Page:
AIR HEADS Part Eleven

I wonder how many people worked in the advertising department at the Cole Motor Company in  1911?  They only built 860 luxury cars that year. But then J. J.  Cole had always been more interested in sales than engineering. 
Besides supporting Bob Fowler’s “Cole Flyer” transcontinental flight that year, the Indianapolis based company also had a squadron of racing cars which toured the country, and a big balloon that made appearances at county fairs. "Joe" Cole even invested in the founding of the Indianapolis Motor Speedway.  As their company slogan went, “There’s a Touch of Tomorrow in All Cole Does Today”. Well, maybe. But the touch was not to last forever. 
Joseph Jarrett Cole had built a fortune in horse buggies before he borrowed enough cash from Harvey Firestone to start his auto company in 1909. He believed in the "Standardized Car" principle.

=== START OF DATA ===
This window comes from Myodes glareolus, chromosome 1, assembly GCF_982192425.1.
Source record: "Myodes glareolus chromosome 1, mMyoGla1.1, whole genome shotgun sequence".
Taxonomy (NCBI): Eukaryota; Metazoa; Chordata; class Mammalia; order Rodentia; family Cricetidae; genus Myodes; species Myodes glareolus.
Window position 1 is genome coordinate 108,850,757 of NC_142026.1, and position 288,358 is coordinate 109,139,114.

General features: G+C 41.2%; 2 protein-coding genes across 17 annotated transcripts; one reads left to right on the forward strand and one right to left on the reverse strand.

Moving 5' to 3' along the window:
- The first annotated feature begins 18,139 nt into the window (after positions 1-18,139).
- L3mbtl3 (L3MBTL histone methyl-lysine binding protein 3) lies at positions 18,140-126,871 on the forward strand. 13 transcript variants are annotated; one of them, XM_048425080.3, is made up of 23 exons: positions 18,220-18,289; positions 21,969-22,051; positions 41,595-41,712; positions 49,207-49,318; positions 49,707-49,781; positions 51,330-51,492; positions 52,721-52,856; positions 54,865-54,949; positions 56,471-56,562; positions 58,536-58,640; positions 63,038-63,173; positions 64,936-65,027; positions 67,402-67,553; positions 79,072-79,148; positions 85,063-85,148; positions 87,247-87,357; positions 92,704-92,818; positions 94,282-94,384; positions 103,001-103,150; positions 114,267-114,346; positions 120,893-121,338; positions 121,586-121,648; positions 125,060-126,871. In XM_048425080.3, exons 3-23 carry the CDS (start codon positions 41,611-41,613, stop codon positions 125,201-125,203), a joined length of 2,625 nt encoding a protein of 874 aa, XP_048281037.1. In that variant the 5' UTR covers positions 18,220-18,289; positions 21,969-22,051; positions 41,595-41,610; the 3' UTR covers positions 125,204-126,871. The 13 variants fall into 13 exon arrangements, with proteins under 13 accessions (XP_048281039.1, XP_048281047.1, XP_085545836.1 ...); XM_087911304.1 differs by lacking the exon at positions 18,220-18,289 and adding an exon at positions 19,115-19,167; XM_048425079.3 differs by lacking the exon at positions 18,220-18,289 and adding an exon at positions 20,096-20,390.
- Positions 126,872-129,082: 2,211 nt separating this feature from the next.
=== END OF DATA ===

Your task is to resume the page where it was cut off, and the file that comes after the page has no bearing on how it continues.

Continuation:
The Cole plant built nothing, but rather assembled what J.J. considered the best parts from other manufacturers and put them together in the Cole building. “A man’s car any woman can drive.”
In 1911 Joe used an "L" head 4 cylander engine from the Northway Engine Works in Detroit.  And his cars featured such innovations as balloon tires, “adjustable door glasses” (i.e., removable windows),  a 15 foot long dashboard light and a speedometer that read up to 75 mph; unfortunately the Norway engine only produced 30 horse power, and flat out the Cole Model 30 and model 40's  could only reach 45 mph.  Bigwigs at General Motors wanted to buy out Cole, and when Joe wouldn’t sell they just bought up his suppliers - including Northway -  and gradually cut him off. 
With the post war recession of 1920-21 Joe realized the jig was up and began a careful liquidation of his company.  Ten months later, on 7 August, 1925, at the age of 56, he unexpectedly died of a heart attack.   His family kept the name on The Cole Building  and rented it out  into the 1970’s. Thus fared the man who sponsored Bob Fowler's flight.